Cincy Jungle’s Matt Minich recently corroborated the notion of a first round price when addressing the idea. However, some folks think that Rosen wouldn’t be worth giving up more than a third-round pick as an investment into the future.

Even if Rosen were to be in this year’s draft class instead of the deep 2018 one, it wouldn’t even be a certainty that he’d be the first signal-caller off of the board. That’s saying something for a class that’s widely-viewed as weak.

For instance, I had a conversation with one of my best friends this past weekend, who happens to be an avid Bruins fan. When we discussed Rosen, even he said he wasn’t overly-enchanted with the guy during and after his UCLA tenure for reasons ranging from attitude, to attempting to play the hero and failing too often.

If you’re asking me, a second-round pick and perhaps another conditional late-round selection seems to be more in line with the value I have on Rosen. There could be an involvement of the swapping of picks within a round, as was the case with the Bills for Cordy Glenn last year—there are options to appease both teams. And, though the Bengals shy away from outside free agency, they do engage in the occasional trade—and usually for former high picks (Glenn, Kelly Jennings, Reggie Nelson, Brian Leonard, etc.) .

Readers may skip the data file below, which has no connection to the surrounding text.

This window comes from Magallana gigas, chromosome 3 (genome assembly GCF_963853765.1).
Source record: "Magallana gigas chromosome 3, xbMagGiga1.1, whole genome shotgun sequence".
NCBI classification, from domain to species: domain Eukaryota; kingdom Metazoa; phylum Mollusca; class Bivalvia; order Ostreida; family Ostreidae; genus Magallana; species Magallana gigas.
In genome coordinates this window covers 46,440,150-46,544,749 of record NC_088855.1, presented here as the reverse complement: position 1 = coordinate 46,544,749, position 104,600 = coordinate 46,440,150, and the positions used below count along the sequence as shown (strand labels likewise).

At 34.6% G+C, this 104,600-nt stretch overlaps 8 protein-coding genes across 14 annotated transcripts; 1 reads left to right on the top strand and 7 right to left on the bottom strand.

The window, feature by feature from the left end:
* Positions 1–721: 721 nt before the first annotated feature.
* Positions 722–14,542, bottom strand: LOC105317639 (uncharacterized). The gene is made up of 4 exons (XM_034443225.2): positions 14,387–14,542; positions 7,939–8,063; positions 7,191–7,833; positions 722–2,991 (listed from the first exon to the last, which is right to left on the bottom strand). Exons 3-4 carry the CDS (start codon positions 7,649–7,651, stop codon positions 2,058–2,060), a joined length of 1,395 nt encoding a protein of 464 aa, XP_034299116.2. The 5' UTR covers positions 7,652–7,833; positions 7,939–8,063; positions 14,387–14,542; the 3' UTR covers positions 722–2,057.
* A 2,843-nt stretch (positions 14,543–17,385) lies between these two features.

Finally, in terms of likelihood, I don’t see this trade to the Bengals as very possible. Taylor seems to be committed to Dalton for at least 2019, if we are to take him at his word, and this year just might be more about replenishing the the rest of the roster before re-investing heavily at quarterback.